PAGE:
BIG TICKET GIVEAWAY

Win 2 tickets to every event for a year! Click here to enter.

Present by The Daily Herald
The Herald of Everett, Washington
HeraldNet on Facebook HeraldNet on Twitter HeraldNet RSS feeds HeraldNet Pinterest HeraldNet Google Plus HeraldNet Youtube
HeraldNet Newsletters  Newsletters: Sign up | Manage  Green editions icon Green editions

Calendar


HeraldNet Headlines
HeraldNet Newsletter Delivered to your inbox each week.
Published: Thursday, April 4, 2013, 12:01 a.m.

Scientists find hint of dark matter from cosmos

GENEVA -- A $2 billion cosmic ray detector on the International Space Station has found the footprint of something that could be dark matter, the mysterious substance that is believed to hold the cosmos together but has never been directly observed, scientists say.
But the first results from the Alpha Magnetic Spectrometer, known by its acronym AMS, are almost as enigmatic as dark matter itself. They show evidence of new physics phenomena that could be the strange and unknown dark matter or could be energy that originates from pulsars, scientists at the European particle physics laboratory near Geneva announced Wednesday.
The results from the detector are significant, because dark matter is thought to make up about a quarter of all the matter in the universe. Unraveling the mystery of dark matter could help scientists better understand the composition of our universe and, more particularly, what holds galaxies together.
Nobel-winning physicist Samuel Ting, who leads the team, told colleagues at the European Organization for Nuclear Research, known as CERN, that he expects a more conclusive answer within months about this "unexpected new phenomena."
The 7-ton detector, which was sent into space two years ago and has a 3-foot (0.91-meter) magnet ring at its core, is transmitting the data to CERN on the Swiss-French border, where it is being analyzed.
The instrument will search for antimatter and dark matter for the rest of the life of the space station -- at least until 2020 -- transmitting data to an international team of 600 scientists based in Geneva that is led by Ting, a physicist at the Massachusetts Institute of Technology.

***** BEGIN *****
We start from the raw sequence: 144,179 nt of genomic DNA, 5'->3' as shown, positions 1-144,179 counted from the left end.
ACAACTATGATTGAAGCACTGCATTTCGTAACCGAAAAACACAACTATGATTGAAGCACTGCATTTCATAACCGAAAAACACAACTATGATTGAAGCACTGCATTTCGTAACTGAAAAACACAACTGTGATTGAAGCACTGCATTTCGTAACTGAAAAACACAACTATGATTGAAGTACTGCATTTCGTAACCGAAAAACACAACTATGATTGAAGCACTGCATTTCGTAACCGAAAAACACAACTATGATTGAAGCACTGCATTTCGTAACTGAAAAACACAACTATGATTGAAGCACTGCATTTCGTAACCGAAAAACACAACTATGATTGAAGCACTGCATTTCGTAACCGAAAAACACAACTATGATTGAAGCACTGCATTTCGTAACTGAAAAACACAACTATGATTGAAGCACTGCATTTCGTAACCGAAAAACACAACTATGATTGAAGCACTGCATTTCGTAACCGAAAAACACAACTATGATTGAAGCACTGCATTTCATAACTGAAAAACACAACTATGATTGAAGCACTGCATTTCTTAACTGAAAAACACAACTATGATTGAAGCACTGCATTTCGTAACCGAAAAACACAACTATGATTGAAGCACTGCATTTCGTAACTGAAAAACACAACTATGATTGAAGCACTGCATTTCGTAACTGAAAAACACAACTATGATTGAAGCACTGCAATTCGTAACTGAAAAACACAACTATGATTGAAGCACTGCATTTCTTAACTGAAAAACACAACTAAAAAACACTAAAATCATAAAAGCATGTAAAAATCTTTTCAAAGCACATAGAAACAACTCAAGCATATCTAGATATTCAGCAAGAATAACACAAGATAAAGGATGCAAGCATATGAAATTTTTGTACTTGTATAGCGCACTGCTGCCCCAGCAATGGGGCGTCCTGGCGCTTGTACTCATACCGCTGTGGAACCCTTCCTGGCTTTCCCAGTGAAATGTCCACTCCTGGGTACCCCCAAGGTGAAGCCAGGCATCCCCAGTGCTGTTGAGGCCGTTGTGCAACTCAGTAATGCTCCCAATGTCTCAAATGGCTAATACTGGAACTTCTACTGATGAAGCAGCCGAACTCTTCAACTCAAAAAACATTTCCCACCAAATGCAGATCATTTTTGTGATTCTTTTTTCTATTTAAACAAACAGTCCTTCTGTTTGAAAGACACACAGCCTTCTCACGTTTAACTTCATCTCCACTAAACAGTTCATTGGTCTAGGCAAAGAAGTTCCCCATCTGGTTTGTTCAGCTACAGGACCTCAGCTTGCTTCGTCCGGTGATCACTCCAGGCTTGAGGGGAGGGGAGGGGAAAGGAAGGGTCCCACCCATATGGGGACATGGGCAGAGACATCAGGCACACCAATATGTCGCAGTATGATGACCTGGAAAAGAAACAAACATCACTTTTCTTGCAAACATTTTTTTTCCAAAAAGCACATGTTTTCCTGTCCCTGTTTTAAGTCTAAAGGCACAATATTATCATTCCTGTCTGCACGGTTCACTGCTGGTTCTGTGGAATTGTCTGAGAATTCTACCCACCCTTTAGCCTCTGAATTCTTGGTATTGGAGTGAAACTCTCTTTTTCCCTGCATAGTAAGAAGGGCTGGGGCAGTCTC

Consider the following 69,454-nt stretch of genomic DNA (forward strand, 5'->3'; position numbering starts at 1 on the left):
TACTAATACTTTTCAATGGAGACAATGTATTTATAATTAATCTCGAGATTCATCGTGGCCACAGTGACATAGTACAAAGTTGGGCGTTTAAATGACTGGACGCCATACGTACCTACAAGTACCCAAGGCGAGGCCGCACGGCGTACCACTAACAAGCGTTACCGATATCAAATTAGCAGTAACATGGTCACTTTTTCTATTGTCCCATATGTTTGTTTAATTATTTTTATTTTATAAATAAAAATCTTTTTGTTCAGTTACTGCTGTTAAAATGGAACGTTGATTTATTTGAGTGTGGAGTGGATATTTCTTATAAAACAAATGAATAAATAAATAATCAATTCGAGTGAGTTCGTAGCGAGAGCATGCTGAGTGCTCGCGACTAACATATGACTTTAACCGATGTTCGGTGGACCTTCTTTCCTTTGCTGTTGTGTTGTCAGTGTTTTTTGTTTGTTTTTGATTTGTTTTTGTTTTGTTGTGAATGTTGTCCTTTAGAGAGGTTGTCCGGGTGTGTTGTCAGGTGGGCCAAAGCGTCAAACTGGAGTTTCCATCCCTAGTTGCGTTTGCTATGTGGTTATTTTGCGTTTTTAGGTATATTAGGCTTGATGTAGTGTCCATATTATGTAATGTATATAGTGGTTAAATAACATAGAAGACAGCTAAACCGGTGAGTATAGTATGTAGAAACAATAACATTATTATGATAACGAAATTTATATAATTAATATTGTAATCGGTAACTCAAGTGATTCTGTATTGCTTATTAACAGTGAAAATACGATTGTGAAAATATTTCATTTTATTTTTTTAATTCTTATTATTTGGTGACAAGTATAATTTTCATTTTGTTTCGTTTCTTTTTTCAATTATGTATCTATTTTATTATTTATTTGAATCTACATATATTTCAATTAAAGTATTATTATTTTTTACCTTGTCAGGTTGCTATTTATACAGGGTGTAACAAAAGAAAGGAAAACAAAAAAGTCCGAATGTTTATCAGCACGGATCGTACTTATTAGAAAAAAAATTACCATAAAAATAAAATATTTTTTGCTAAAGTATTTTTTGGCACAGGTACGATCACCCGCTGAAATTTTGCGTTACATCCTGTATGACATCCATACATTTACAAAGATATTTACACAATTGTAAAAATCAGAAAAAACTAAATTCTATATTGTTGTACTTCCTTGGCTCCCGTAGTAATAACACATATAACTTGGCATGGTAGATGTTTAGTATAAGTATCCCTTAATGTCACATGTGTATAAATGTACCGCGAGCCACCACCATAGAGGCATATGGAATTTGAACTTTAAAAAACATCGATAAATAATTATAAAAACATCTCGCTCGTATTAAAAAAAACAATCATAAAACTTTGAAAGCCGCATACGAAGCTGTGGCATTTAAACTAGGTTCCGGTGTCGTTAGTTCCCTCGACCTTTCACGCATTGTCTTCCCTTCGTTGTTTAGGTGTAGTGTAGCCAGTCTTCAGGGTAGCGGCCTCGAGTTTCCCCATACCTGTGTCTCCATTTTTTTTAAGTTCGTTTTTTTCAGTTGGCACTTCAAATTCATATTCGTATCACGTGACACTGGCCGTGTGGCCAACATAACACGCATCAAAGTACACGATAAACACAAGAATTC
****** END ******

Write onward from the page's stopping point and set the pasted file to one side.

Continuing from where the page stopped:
The findings Wednesday are based on seeing an excess of positrons -- positively charged subatomic particles.
Since the highly accurate AMS magnetic detector began studying cosmic ray particles in space, it has found about 400,000 positrons whose surging energies indicate they might have been created when particles of dark matter collided and destroyed each other.
"It is this level of precision that will allow us to tell whether our current positron observation has a dark matter or pulsar origin," Ting said.
Other scientists praised the results and looked forward to more.
"This is an 80-year-old detective story and we are getting close to the end," said University of Chicago physicist Michael Turner, one of the giants in the field of dark matter. "This is a tantalizing clue and further results from AMS could finish the story."

Share your comments: Log in using your HeraldNet account or your Facebook, Twitter or Disqus profile. Comments that violate the rules are subject to removal. Please see our terms of use. Please note that you must verify your email address for your comments to appear.

You are logged in using your HeraldNet ID. Click here to update your profile. | Log out.

Our new comment system is not supported in IE 7. Please upgrade your browser here.

comments powered by Disqus
digital subscription promo

Subscribe now

Unlimited digital access starting at 99 cents, or included with any print subscription.